Every end is the beginning of a new journey! It holds true for me!
For many years, learning in communities has been something that I wanted to do well. I wanted to explore on building, fostering and sustaining a community of practice, and to understand how this would help in creating a positive learning experience. I have had some prior experience in starting it, but did not succeed very well in maintaining the conversations. So, when I started the course on open networked learning, my first expectation was to gain a deeper understanding of learning in communities. But more importantly to understand the role of a facilitator, the collaborative learning process, and how groups work when learning in a community, and how the technicalities work. So I should say, I learnt a great deal from participating in this course. Just last week in a workshop that I was facilitating, a few participants came by after the session, and asked about setting up a learning community. I could not have been happier! So, this will be a new beginning for me and sure will be exciting!
The second expectation for me was to establish collaboration and networking between colleagues from different universities with different backgrounds. Working with my PBL group did just that, and has been a wonderful learning experience for me. Our group members were spread across different countries working on different time zones – we came from different disciplinary backgrounds, varied professional experiences, different cultures and languages. We had different ideas, different strategies but with the common goal for making this a positive learning experience for each of us. But the best thing about our group was that we bonded almost immediately, working collaboratively, supporting each other, valuing the discussions and forming new friendships. I learnt a lot about group work, collaboration process, new strategies, techniques and tools that promote collaboration. As pointed out during the first webinar – the PBL group is where most of the action happens! And I completely agree with this.
Some of the ideas i have learnt (some re-emphasised) during the group work will be useful for my own future practice, in particular for the academic development workshops that i design. Here are some things that i think will be useful in fostering a deeper learning experience for my participants:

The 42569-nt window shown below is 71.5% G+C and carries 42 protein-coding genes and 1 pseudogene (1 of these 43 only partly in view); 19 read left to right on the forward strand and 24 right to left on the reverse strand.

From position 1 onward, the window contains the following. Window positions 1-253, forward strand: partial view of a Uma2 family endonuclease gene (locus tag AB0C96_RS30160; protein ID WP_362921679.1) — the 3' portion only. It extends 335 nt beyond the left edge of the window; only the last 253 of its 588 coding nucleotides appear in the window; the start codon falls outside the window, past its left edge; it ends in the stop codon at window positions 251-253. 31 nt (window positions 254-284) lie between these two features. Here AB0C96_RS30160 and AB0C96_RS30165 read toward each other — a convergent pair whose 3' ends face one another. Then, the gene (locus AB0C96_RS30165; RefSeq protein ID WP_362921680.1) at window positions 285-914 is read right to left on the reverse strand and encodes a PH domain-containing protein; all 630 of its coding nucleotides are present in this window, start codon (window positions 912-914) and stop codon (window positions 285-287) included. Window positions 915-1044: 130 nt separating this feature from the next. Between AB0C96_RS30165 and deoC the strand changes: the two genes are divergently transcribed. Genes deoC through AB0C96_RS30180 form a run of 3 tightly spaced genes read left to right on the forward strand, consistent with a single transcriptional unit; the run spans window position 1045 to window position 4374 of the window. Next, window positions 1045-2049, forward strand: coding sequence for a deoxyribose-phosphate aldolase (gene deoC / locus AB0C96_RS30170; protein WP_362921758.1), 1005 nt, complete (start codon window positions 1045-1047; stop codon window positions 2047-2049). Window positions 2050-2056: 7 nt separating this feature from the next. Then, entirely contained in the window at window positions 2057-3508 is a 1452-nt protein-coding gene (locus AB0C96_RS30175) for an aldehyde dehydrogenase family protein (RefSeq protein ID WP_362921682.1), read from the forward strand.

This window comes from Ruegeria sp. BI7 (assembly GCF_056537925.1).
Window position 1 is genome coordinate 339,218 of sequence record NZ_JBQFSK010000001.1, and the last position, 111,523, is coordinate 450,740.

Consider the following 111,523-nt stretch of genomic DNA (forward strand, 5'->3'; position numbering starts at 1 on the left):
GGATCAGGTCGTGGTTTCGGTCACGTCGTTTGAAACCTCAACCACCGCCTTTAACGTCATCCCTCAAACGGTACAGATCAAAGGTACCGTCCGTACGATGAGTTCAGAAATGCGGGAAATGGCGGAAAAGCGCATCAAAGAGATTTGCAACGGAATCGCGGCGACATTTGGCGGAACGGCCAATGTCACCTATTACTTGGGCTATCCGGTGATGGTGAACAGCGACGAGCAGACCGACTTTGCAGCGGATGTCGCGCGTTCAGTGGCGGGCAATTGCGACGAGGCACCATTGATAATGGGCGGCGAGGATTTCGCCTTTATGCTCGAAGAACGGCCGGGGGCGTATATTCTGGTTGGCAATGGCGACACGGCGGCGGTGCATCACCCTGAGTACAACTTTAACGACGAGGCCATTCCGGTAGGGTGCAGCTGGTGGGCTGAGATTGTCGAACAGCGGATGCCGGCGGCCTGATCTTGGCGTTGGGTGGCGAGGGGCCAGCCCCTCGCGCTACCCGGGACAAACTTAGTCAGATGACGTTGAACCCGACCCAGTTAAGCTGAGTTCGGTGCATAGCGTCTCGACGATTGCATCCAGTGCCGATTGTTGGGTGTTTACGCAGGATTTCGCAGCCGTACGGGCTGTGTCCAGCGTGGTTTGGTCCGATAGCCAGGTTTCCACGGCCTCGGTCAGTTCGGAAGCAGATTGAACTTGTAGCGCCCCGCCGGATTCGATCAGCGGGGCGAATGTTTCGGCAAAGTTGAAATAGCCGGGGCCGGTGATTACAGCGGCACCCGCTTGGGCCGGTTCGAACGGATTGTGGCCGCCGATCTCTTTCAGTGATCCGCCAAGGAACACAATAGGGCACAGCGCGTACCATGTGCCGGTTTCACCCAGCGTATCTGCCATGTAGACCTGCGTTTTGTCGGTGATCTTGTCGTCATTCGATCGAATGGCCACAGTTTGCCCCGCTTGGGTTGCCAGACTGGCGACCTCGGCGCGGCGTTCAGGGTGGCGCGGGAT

- Establishing a centralized workspace. In our own group, we had links to all our projects, online meetings, and conversation setup from within the Google+ community.
- Building collaborative structures and providing opportunities for peer-to-peer interaction and learning. Giving the space and time for each member to put forth their points, question others’ ideas, clarify their thoughts and ideas, and reflect and evaluate information shared.
- Setting up ground rules for the group work at the start of our first project proved to be useful. This not only emphasised the importance of shared responsibility but also helped in looking out for team members when they needed support.
- Provide question prompts that are open-ended and probably those that can stimulate dialogues about authentic problems. This will foster creativity and innovativeness. I also feel that providing the option for choosing one’s own output format promotes a sense of ownership.
- Set realistic expectations for the course or activity. When I started the course, I was under the impression that I would need to set aside 4-6 hours every week for the course. Personally, I felt that I had to work much more than that. Participating in the webinars, the group meetings, doing pre-readings, reflecting on the blog required more time. It was challenging, but nevertheless I enjoyed this journey.
- Sharing of resources and readings which are spaced out during the course helps in providing content in smaller dosages. This also enabled our group members to share our own summaries on the readings. We had time to share personal examples and experiences, which easily fostered making these connections, discussing new ideas, and debating on alternative thoughts.
- A space for reflection. This is something I am not sure if it will work in all groups. Even in this course, I have realised that due to time pressure not everyone had the time to reflect!
Another start to exploring ways to grow our newly formed relationships in this group. We have already started our conversations on this, and excited to see where it will take us!
Lastly, this course provided me opportunities to explore the creative commons space, and that too as an author. This is something that I did not expect to gain from the course. I really value this, and this would be another area where a new journey begins!